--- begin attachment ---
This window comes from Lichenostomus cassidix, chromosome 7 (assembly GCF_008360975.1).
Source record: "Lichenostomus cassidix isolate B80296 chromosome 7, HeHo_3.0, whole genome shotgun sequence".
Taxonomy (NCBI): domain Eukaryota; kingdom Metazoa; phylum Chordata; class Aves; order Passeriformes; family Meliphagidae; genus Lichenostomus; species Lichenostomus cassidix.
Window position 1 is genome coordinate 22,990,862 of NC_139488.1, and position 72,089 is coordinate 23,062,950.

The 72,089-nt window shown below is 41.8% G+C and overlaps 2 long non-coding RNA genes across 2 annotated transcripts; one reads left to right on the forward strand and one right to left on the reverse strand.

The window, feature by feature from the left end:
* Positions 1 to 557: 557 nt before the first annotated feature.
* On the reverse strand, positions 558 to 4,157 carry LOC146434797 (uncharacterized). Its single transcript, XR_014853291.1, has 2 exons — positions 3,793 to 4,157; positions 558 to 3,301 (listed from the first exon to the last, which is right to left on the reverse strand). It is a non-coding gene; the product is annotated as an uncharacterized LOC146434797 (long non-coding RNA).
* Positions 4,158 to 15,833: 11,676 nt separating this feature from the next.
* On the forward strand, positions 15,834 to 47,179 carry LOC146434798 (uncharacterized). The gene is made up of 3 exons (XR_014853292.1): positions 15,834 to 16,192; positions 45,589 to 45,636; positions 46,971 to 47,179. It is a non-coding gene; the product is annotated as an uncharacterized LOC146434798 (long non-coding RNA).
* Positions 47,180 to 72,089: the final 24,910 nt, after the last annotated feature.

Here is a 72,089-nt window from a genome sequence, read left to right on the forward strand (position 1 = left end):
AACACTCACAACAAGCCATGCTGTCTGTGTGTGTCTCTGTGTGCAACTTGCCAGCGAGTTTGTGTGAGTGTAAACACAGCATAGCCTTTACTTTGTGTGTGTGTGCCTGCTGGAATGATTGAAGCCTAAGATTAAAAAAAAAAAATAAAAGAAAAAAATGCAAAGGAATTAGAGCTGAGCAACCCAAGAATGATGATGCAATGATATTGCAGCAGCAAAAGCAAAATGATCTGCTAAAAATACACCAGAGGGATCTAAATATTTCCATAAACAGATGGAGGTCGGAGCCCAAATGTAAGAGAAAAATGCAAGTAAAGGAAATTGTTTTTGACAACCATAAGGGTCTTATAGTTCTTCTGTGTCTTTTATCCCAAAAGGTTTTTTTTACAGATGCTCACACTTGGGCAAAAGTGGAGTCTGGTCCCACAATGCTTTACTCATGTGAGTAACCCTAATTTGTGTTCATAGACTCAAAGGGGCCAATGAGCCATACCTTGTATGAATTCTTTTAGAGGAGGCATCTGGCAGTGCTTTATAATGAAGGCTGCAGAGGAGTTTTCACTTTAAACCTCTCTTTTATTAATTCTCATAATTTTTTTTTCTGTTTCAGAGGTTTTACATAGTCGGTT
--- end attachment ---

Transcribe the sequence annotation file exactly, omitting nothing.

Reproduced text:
This window comes from Lichenostomus cassidix, chromosome 7 (assembly GCF_008360975.1).
Source record: "Lichenostomus cassidix isolate B80296 chromosome 7, HeHo_3.0, whole genome shotgun sequence".
Taxonomy (NCBI): domain Eukaryota; kingdom Metazoa; phylum Chordata; class Aves; order Passeriformes; family Meliphagidae; genus Lichenostomus; species Lichenostomus cassidix.
Window position 1 is genome coordinate 22,990,862 of NC_139488.1, and position 72,089 is coordinate 23,062,950.

The 72,089-nt window shown below is 41.8% G+C and overlaps 2 long non-coding RNA genes across 2 annotated transcripts; one reads left to right on the forward strand and one right to left on the reverse strand.

The window, feature by feature from the left end:
* Positions 1 to 557: 557 nt before the first annotated feature.
* On the reverse strand, positions 558 to 4,157 carry LOC146434797 (uncharacterized). Its single transcript, XR_014853291.1, has 2 exons — positions 3,793 to 4,157; positions 558 to 3,301 (listed from the first exon to the last, which is right to left on the reverse strand). It is a non-coding gene; the product is annotated as an uncharacterized LOC146434797 (long non-coding RNA).
* Positions 4,158 to 15,833: 11,676 nt separating this feature from the next.
* On the forward strand, positions 15,834 to 47,179 carry LOC146434798 (uncharacterized). The gene is made up of 3 exons (XR_014853292.1): positions 15,834 to 16,192; positions 45,589 to 45,636; positions 46,971 to 47,179. It is a non-coding gene; the product is annotated as an uncharacterized LOC146434798 (long non-coding RNA).
* Positions 47,180 to 72,089: the final 24,910 nt, after the last annotated feature.

Here is a 72,089-nt window from a genome sequence, read left to right on the forward strand (position 1 = left end):
AACACTCACAACAAGCCATGCTGTCTGTGTGTGTCTCTGTGTGCAACTTGCCAGCGAGTTTGTGTGAGTGTAAACACAGCATAGCCTTTACTTTGTGTGTGTGTGCCTGCTGGAATGATTGAAGCCTAAGATTAAAAAAAAAAAATAAAAGAAAAAAATGCAAAGGAATTAGAGCTGAGCAACCCAAGAATGATGATGCAATGATATTGCAGCAGCAAAAGCAAAATGATCTGCTAAAAATACACCAGAGGGATCTAAATATTTCCATAAACAGATGGAGGTCGGAGCCCAAATGTAAGAGAAAAATGCAAGTAAAGGAAATTGTTTTTGACAACCATAAGGGTCTTATAGTTCTTCTGTGTCTTTTATCCCAAAAGGTTTTTTTTACAGATGCTCACACTTGGGCAAAAGTGGAGTCTGGTCCCACAATGCTTTACTCATGTGAGTAACCCTAATTTGTGTTCATAGACTCAAAGGGGCCAATGAGCCATACCTTGTATGAATTCTTTTAGAGGAGGCATCTGGCAGTGCTTTATAATGAAGGCTGCAGAGGAGTTTTCACTTTAAACCTCTCTTTTATTAATTCTCATAATTTTTTTTTCTGTTTCAGAGGTTTTACATAGTCGGTT